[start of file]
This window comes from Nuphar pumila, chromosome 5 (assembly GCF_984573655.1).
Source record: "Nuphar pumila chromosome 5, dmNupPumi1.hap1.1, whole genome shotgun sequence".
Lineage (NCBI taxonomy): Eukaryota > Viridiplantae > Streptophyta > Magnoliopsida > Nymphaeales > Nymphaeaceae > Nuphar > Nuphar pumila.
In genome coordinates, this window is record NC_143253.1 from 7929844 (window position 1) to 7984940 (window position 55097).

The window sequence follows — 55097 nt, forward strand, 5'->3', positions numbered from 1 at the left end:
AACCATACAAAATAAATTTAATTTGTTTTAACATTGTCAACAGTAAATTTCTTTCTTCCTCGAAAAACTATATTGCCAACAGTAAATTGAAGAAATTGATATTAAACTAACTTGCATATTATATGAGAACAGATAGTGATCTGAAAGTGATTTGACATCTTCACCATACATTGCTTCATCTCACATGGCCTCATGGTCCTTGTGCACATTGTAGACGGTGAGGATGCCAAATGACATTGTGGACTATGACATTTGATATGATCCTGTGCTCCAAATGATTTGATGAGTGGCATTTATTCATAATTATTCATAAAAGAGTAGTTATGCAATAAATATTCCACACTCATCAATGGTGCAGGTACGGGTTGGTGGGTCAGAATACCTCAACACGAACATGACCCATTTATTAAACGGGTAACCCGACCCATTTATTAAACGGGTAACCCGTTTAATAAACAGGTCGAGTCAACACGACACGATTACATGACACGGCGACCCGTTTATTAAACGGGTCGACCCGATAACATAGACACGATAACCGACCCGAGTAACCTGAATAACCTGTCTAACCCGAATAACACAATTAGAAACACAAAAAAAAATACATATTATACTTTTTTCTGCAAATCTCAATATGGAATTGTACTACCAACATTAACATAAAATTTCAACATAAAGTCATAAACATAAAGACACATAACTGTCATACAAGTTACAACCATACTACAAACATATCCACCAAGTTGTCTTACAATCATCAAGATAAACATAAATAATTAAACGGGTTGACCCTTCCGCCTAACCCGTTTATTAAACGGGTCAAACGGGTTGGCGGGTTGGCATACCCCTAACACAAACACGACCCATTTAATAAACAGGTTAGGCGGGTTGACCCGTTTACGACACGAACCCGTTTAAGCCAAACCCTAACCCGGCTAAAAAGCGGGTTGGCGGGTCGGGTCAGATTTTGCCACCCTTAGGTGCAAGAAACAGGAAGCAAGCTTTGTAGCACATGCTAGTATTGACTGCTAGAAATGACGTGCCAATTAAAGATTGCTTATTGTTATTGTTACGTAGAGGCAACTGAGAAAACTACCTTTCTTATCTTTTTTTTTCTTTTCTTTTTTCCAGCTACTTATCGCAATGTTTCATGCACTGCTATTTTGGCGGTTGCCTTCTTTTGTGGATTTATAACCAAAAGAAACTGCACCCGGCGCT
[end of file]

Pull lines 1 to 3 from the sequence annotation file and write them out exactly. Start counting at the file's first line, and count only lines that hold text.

This window comes from Nuphar pumila, chromosome 5 (assembly GCF_984573655.1).
Source record: "Nuphar pumila chromosome 5, dmNupPumi1.hap1.1, whole genome shotgun sequence".
Lineage (NCBI taxonomy): Eukaryota > Viridiplantae > Streptophyta > Magnoliopsida > Nymphaeales > Nymphaeaceae > Nuphar > Nuphar pumila.